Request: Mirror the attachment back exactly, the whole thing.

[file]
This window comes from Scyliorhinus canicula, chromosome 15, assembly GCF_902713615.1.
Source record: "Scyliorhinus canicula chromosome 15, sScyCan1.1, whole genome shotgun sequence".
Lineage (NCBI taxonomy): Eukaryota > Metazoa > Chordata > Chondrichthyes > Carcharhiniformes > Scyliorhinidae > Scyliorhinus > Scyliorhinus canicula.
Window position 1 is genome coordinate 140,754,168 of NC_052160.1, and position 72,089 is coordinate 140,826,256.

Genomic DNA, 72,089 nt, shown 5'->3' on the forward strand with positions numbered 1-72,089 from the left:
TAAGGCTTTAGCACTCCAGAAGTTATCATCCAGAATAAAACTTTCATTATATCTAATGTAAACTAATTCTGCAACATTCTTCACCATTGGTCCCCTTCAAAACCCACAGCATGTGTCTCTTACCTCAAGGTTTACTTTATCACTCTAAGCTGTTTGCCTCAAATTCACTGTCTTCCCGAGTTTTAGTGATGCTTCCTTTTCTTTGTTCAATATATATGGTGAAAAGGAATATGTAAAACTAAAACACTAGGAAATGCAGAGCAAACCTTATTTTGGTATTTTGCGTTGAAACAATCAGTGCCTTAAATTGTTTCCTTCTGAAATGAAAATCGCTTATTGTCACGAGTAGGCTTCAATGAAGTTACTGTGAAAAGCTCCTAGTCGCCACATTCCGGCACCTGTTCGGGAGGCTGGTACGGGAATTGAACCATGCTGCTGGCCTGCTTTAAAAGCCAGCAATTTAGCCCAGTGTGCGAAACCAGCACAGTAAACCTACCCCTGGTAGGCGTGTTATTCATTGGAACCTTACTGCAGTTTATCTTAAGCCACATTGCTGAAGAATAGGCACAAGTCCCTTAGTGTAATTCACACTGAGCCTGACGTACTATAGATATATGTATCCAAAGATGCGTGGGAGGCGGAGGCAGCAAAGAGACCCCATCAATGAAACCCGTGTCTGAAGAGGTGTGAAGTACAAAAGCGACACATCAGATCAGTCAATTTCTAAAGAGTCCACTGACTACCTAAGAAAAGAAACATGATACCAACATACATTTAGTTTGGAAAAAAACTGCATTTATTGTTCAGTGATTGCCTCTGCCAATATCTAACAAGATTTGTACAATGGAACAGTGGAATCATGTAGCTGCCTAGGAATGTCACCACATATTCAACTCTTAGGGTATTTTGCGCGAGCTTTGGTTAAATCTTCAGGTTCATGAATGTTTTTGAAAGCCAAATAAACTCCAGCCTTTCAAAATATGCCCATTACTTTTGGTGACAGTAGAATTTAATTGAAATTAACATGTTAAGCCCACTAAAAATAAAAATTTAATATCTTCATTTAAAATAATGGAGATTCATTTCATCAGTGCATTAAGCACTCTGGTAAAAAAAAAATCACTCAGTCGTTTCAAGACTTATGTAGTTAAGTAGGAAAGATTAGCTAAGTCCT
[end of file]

This window comes from Scyliorhinus canicula, chromosome 15, assembly GCF_902713615.1.
Source record: "Scyliorhinus canicula chromosome 15, sScyCan1.1, whole genome shotgun sequence".
Lineage (NCBI taxonomy): Eukaryota > Metazoa > Chordata > Chondrichthyes > Carcharhiniformes > Scyliorhinidae > Scyliorhinus > Scyliorhinus canicula.
Window position 1 is genome coordinate 140,754,168 of NC_052160.1, and position 72,089 is coordinate 140,826,256.

Genomic DNA, 72,089 nt, shown 5'->3' on the forward strand with positions numbered 1-72,089 from the left:
TAAGGCTTTAGCACTCCAGAAGTTATCATCCAGAATAAAACTTTCATTATATCTAATGTAAACTAATTCTGCAACATTCTTCACCATTGGTCCCCTTCAAAACCCACAGCATGTGTCTCTTACCTCAAGGTTTACTTTATCACTCTAAGCTGTTTGCCTCAAATTCACTGTCTTCCCGAGTTTTAGTGATGCTTCCTTTTCTTTGTTCAATATATATGGTGAAAAGGAATATGTAAAACTAAAACACTAGGAAATGCAGAGCAAACCTTATTTTGGTATTTTGCGTTGAAACAATCAGTGCCTTAAATTGTTTCCTTCTGAAATGAAAATCGCTTATTGTCACGAGTAGGCTTCAATGAAGTTACTGTGAAAAGCTCCTAGTCGCCACATTCCGGCACCTGTTCGGGAGGCTGGTACGGGAATTGAACCATGCTGCTGGCCTGCTTTAAAAGCCAGCAATTTAGCCCAGTGTGCGAAACCAGCACAGTAAACCTACCCCTGGTAGGCGTGTTATTCATTGGAACCTTACTGCAGTTTATCTTAAGCCACATTGCTGAAGAATAGGCACAAGTCCCTTAGTGTAATTCACACTGAGCCTGACGTACTATAGATATATGTATCCAAAGATGCGTGGGAGGCGGAGGCAGCAAAGAGACCCCATCAATGAAACCCGTGTCTGAAGAGGTGTGAAGTACAAAAGCGACACATCAGATCAGTCAATTTCTAAAGAGTCCACTGACTACCTAAGAAAAGAAACATGATACCAACATACATTTAGTTTGGAAAAAAACTGCATTTATTGTTCAGTGATTGCCTCTGCCAATATCTAACAAGATTTGTACAATGGAACAGTGGAATCATGTAGCTGCCTAGGAATGTCACCACATATTCAACTCTTAGGGTATTTTGCGCGAGCTTTGGTTAAATCTTCAGGTTCATGAATGTTTTTGAAAGCCAAATAAACTCCAGCCTTTCAAAATATGCCCATTACTTTTGGTGACAGTAGAATTTAATTGAAATTAACATGTTAAGCCCACTAAAAATAAAAATTTAATATCTTCATTTAAAATAATGGAGATTCATTTCATCAGTGCATTAAGCACTCTGGTAAAAAAAAAATCACTCAGTCGTTTCAAGACTTATGTAGTTAAGTAGGAAAGATTAGCTAAGTCCT